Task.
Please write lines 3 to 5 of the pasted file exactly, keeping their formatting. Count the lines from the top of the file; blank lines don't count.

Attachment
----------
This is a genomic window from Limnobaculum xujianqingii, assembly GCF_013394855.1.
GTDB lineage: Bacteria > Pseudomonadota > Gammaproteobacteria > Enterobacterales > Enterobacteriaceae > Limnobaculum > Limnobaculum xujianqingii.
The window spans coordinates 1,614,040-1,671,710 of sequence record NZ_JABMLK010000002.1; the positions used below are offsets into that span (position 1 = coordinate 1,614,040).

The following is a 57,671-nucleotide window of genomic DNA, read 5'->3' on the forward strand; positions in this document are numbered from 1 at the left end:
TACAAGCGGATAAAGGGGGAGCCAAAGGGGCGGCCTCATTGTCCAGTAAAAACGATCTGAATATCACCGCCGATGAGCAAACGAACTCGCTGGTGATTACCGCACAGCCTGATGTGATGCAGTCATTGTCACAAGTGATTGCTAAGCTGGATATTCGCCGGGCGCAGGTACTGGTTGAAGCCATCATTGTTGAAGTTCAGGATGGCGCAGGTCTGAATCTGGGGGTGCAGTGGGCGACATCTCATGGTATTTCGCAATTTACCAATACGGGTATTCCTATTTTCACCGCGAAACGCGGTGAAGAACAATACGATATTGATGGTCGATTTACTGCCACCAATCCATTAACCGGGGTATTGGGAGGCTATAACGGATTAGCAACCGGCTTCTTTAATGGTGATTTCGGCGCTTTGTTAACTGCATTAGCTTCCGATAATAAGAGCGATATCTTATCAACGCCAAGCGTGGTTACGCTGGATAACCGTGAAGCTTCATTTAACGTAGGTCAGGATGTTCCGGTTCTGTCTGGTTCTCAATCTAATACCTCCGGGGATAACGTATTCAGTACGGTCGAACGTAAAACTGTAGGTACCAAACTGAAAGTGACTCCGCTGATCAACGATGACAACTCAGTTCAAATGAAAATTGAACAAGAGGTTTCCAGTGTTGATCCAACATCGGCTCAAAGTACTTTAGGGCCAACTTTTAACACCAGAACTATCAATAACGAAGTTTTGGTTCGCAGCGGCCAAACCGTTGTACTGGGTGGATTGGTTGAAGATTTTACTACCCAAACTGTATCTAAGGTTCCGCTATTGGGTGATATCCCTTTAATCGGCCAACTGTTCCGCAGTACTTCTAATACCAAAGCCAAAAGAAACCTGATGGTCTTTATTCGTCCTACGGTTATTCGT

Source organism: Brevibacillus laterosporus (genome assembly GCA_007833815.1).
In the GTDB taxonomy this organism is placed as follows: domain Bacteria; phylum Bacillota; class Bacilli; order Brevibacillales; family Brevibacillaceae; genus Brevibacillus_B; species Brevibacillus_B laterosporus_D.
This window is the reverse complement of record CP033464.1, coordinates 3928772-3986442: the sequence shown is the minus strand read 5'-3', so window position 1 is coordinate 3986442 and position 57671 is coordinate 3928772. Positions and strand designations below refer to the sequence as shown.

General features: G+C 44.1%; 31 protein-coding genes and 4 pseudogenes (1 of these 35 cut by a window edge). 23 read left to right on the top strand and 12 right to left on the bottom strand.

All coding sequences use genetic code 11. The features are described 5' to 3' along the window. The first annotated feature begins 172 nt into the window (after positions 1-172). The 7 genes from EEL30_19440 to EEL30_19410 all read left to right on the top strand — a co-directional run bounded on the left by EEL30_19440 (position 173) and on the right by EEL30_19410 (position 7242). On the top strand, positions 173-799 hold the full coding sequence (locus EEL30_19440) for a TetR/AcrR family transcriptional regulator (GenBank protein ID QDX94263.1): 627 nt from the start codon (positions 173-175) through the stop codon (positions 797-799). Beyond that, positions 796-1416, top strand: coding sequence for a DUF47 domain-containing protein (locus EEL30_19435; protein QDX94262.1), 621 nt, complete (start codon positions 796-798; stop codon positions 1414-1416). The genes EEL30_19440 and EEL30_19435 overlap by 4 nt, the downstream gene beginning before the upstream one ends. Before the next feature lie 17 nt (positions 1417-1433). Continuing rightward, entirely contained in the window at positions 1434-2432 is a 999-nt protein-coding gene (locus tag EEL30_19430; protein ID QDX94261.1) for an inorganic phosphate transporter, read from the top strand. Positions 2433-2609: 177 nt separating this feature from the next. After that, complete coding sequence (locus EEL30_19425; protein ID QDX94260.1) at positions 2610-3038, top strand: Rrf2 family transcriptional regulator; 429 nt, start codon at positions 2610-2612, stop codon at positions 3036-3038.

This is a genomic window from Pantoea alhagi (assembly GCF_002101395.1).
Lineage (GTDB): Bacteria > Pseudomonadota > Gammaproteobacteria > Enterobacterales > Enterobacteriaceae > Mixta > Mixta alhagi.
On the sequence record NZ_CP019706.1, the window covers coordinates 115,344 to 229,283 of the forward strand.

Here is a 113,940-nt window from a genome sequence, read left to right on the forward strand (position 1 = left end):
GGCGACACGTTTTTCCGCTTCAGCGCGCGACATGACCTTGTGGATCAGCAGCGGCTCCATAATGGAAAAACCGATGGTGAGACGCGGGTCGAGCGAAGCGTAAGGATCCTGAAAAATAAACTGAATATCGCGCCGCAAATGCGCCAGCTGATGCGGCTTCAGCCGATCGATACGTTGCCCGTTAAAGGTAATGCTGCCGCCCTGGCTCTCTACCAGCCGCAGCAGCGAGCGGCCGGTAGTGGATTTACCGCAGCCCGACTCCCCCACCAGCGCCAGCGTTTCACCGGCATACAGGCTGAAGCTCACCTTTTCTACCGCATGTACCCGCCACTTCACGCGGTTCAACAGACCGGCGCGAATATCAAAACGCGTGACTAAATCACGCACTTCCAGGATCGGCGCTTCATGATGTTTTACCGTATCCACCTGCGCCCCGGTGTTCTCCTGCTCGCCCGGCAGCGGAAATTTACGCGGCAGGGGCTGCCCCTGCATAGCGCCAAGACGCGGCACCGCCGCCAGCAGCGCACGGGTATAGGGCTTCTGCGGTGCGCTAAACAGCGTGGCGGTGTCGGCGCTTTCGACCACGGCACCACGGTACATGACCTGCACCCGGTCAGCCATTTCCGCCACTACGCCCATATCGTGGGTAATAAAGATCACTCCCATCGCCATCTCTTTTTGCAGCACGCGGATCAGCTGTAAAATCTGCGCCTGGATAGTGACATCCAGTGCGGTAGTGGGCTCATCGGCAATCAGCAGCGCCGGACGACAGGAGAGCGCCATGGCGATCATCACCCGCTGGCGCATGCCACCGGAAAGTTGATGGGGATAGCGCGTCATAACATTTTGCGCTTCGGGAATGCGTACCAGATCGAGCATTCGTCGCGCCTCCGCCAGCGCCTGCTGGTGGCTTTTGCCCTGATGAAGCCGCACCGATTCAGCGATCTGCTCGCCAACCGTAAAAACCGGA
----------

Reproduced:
The window spans coordinates 1,614,040-1,671,710 of sequence record NZ_JABMLK010000002.1; the positions used below are offsets into that span (position 1 = coordinate 1,614,040).

The following is a 57,671-nucleotide window of genomic DNA, read 5'->3' on the forward strand; positions in this document are numbered from 1 at the left end:
TACAAGCGGATAAAGGGGGAGCCAAAGGGGCGGCCTCATTGTCCAGTAAAAACGATCTGAATATCACCGCCGATGAGCAAACGAACTCGCTGGTGATTACCGCACAGCCTGATGTGATGCAGTCATTGTCACAAGTGATTGCTAAGCTGGATATTCGCCGGGCGCAGGTACTGGTTGAAGCCATCATTGTTGAAGTTCAGGATGGCGCAGGTCTGAATCTGGGGGTGCAGTGGGCGACATCTCATGGTATTTCGCAATTTACCAATACGGGTATTCCTATTTTCACCGCGAAACGCGGTGAAGAACAATACGATATTGATGGTCGATTTACTGCCACCAATCCATTAACCGGGGTATTGGGAGGCTATAACGGATTAGCAACCGGCTTCTTTAATGGTGATTTCGGCGCTTTGTTAACTGCATTAGCTTCCGATAATAAGAGCGATATCTTATCAACGCCAAGCGTGGTTACGCTGGATAACCGTGAAGCTTCATTTAACGTAGGTCAGGATGTTCCGGTTCTGTCTGGTTCTCAATCTAATACCTCCGGGGATAACGTATTCAGTACGGTCGAACGTAAAACTGTAGGTACCAAACTGAAAGTGACTCCGCTGATCAACGATGACAACTCAGTTCAAATGAAAATTGAACAAGAGGTTTCCAGTGTTGATCCAACATCGGCTCAAAGTACTTTAGGGCCAACTTTTAACACCAGAACTATCAATAACGAAGTTTTGGTTCGCAGCGGCCAAACCGTTGTACTGGGTGGATTGGTTGAAGATTTTACTACCCAAACTGTATCTAAGGTTCCGCTATTGGGTGATATCCCTTTAATCGGCCAACTGTTCCGCAGTACTTCTAATACCAAAGCCAAAAGAAACCTGATGGTCTTTATTCGTCCTACGGTTATTCGT